Versus the competiton:
Has Honda lost its bearings?
I’m inclined to think so after spending a week behind the wheel of the new Accord V-6.
For one thing, more than $22,000 for an Accord V-6 that is not even equipped with leather seats is a large sum of money for a car that is basically a rather plain-looking four-door family sedan.
For another, the Accord’s V-6 engine offers no tangible improvement in performance over the marvelous VTEC four-cylinder engine in the Accord EX.
If that weren’t enough, Ford and Chrysler offer better-looking cars of equal quality that come with more equipment and cost less. The fully loaded V-6-powered Ford Contour/Mercury Mystique or Chrysler Cirrus/Dodge Stratus sedans sell for between $2,000 and $4,000 less than the Accord V-6.
After driving the Accord V-6, I can’t figure out what Honda is trying to accomplish with this car.
I know more about what is under the hood of the Accord V-6 than probably anyone else who has reviewed the car, because I own a 1991 Sterling SL, which has a nearly identical drivetrain.
That’s right. The 2.7-liter engine and four-speed automatic transmission in the Accord V-6 dates back to the mid-1980s and the first-generation Acura Legend/Rover Sterling.
Although Honda brought out a new engine and transmission for the Acura Legend in 1991, the company never stopped building the 2.7-liter engine. The engine, coupled with the four-speed automatic, continues to be used by Rover for the Sterling 827, a car that was pulled from the U.S. market five years ago. A redesigned version of the Sterling continues to be sold in other countries.
Honda says it has improved the 2.7-liter V-6 and that the new version delivers 10 more horsepower than the old engine. Honda also claims to have redesigned the four-speed automatic.
I couldn’t tell by driving it.
The engine’s performance feels the same, and the transmission exhibits the same bad habits as the one in my car.
In any case, Honda rates the 2.7-liter at 170 horsepower. Although the four-cylinder engine in the Accord EX delivers only 145 horsepower, it’s this four-cylinder car that delivers a faster time in getting from 0 to 60 mph. Motor Trend magazine tested both Accords and found the EX model makes the trip in 8.1 seconds, while the Accord V-6 takes 8.8 seconds to reach 60 mph. (The V-6 model weighs 210 pounds more than the Accord EX.)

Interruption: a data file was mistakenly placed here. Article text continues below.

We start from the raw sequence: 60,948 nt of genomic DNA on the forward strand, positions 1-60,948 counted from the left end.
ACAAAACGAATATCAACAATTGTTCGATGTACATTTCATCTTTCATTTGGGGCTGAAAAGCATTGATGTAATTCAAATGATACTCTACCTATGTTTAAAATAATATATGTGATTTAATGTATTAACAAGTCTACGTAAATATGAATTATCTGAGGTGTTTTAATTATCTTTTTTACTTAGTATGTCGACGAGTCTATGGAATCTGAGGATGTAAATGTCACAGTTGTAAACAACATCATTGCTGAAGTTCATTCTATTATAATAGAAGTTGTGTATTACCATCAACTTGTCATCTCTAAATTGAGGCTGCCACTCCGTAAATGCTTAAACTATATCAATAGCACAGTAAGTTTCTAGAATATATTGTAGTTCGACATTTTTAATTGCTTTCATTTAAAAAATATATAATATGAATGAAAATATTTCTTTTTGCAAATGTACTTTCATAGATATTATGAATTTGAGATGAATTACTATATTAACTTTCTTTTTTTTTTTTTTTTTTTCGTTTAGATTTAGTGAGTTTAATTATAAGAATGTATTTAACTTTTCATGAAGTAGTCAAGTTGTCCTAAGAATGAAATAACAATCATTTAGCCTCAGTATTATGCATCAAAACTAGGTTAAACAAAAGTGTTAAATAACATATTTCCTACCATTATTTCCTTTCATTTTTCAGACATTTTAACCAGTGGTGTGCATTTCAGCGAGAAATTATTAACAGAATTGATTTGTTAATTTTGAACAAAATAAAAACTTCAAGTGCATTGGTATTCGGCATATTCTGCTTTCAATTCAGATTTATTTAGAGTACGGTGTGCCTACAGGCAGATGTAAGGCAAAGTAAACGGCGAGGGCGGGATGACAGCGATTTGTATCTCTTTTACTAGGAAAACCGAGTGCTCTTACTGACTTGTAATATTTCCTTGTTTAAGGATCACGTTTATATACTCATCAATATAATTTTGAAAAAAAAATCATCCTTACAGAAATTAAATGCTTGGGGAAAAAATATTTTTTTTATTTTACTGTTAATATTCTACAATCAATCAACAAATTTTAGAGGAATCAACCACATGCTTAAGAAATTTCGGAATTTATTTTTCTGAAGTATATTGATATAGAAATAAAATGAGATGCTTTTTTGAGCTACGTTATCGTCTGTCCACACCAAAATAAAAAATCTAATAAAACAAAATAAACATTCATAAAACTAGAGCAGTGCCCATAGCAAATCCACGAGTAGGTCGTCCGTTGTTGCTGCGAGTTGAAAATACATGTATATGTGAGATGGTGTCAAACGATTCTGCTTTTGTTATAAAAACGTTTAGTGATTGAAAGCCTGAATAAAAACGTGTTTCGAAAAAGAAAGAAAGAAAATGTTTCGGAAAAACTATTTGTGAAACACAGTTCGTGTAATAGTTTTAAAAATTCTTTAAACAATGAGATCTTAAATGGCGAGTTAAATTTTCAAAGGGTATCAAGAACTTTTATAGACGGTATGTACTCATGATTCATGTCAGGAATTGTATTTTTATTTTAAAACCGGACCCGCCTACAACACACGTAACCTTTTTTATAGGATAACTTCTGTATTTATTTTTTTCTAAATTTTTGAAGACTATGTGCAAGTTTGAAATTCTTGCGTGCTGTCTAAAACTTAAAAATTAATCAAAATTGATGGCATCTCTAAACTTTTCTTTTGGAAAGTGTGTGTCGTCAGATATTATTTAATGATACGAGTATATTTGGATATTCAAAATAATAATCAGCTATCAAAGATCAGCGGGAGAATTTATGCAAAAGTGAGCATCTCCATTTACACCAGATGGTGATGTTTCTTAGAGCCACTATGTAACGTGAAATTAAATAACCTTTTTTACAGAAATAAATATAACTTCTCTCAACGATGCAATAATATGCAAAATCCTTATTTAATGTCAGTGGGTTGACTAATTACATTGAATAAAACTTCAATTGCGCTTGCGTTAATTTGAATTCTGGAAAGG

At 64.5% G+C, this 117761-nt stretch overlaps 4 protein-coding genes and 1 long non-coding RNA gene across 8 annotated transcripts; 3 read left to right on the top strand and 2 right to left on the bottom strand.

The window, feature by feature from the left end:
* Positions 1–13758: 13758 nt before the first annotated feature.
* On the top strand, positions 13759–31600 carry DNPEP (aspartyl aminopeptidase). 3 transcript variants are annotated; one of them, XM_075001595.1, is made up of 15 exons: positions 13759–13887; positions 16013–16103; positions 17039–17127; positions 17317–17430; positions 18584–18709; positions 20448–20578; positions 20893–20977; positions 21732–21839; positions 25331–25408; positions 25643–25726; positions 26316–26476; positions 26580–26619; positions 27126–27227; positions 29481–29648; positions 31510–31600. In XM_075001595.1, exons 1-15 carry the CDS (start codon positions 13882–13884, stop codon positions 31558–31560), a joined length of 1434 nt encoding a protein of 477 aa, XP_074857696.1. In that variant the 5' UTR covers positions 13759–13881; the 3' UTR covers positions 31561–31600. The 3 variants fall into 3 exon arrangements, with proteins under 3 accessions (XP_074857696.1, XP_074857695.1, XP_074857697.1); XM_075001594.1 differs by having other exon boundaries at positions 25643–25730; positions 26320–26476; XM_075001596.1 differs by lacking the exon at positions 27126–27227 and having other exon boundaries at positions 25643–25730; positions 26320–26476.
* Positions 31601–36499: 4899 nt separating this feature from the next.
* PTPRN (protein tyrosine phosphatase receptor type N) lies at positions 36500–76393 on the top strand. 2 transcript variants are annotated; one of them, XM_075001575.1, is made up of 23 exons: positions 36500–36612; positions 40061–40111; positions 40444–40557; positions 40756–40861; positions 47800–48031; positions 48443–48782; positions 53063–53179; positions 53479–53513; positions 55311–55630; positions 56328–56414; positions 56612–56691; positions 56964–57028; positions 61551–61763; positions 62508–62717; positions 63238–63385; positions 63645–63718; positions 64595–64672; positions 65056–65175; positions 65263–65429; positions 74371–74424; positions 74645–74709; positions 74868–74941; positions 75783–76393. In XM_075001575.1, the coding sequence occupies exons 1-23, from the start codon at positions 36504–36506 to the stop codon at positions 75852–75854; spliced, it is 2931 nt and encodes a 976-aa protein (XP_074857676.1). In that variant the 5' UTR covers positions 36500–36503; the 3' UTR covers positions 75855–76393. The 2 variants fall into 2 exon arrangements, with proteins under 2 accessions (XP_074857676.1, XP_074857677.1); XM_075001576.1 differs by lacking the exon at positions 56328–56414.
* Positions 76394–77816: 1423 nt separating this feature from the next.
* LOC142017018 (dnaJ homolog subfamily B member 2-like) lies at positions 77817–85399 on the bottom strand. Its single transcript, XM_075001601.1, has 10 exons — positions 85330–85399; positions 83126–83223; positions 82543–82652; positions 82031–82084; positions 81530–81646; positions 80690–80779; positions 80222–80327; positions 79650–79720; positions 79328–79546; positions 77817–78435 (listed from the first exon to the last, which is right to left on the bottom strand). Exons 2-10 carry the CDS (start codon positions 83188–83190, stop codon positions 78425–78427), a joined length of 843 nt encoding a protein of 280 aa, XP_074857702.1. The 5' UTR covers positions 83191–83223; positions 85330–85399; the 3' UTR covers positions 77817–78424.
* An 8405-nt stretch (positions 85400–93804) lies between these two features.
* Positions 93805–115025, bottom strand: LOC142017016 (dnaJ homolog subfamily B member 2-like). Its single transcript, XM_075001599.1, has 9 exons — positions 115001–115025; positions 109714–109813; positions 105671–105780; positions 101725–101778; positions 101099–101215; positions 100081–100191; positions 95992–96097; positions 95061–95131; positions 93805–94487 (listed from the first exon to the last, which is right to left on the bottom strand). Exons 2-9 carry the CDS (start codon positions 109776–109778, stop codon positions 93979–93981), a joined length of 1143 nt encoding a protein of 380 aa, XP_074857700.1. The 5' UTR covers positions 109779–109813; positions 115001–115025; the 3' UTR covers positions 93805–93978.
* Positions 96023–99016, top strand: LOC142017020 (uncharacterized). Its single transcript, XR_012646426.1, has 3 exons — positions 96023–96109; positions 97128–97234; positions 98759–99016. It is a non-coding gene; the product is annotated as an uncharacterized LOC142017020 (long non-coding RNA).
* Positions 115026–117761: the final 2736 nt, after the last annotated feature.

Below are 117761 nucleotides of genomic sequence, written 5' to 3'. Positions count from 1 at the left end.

Fuel mileage is better in the EX too. And, of course, the price is more agreeable. The EX sells for more than $1,000 less.
It is my contention, then, that the V-6 adds nothing to the Accord.
Now, with all that baggage out of the way, let me tell you that the V-6 engine is a smooth charmer – but so is the four-cylinder. The aluminum V-6 is a quiet, nearly vibration-free and strong engine – but so is the four-cylinder.
The transmission, however, feels unrefined compared with those in similar cars, such as the Ford Contour and Chevrolet Lumina. Some of the shifts were rough, and the transmission had a tendency to get confused about which gear it should be in when the car was rolling along at between 20 and 30 mph. For instance, if I accelerated quickly at that speed, the transmission would shift roughly into the next lower gear. Other times, it wouldn’t shift at all unless the accelerator was floored.
The Accord V-6 is not available with a stick shift.
The Accord V-6 is equipped with a four-wheel independent suspension system that consists of double wishbones, coil springs and stabilizer bars.
That’s generally a setup that yields a firm and sporting ride. But not in the Accord V-6.
I can’t remember driving a Honda that handled quite like this. The ride is pillowy soft, and the car sort of wallows around corners. There is nothing sporty about the Accord V-6’s road manners. In fact, it’s a car you don’t feel comfortable driving fast on twisty roads.
Itw s on a long trip over smoothly paved roads that I found the Accord V-6 to be at its best. It cruises effortlessly on long, flat and straight roads. Road noise is well muffled, and the Accord V-6 does a nice job of preventing the driver from feeling the effects of small and medium bumps.
The power-assisted anti-lock four-wheel disc brakes are capable of slowing the Accord quickly and easily. The power rack-and-pinion steering is tight and precise.
FIT AND FINISH
Some of the interior pieces, such as the plastic center console and trim around the windshield frame (the A-pillars) struck me as being chintzy-looking for a $22,000 car.
The cloth-covered seats, although comfortable, also didn’t fit in as part of such an expensive car. For the same or less than the Accord, you can buy Ford, General Motors and Chrysler sedans with leather-trimmed interiors. The Chevrolet Lumina and Monte Carlo, the Ford Contour and Taurus, and the Chrysler Cirrus and Concorde are such cars.
Our test car, which was well-built, offered good interior room front and rear, and visibility was excellent.
The air conditioner wasn’t able to cool the interior of the car quickly. Also, it didn’t consistently blow cold air. The rotary controls, however, were easy to reach and use.
Another thing the Accord could use: a set of lighted window switches.
Dual air bags are standard on the Accord.
The trunk is large and easy to load because the tip of the trunk lid extends to the rear bumper.
All in all, the Accord V-6 struck me as an incredibly average car with a very high price.
When compared with the Ford Contour/Mercury Mystique, Chrysler Cirrus/Dodge Stratus and Chevrolet Lumina, the Accord V-6 finishes last by country mile.
The basic Accord with a four-cylinder engine is the far smarter buy.
Truett’s tip: The Honda Accord V-6 is a major disappointment. It doesn’t perform better than the less-expensive VTEC equipped four-cylinder model, and the handling is soft and soggy – just like a 1960s Buick.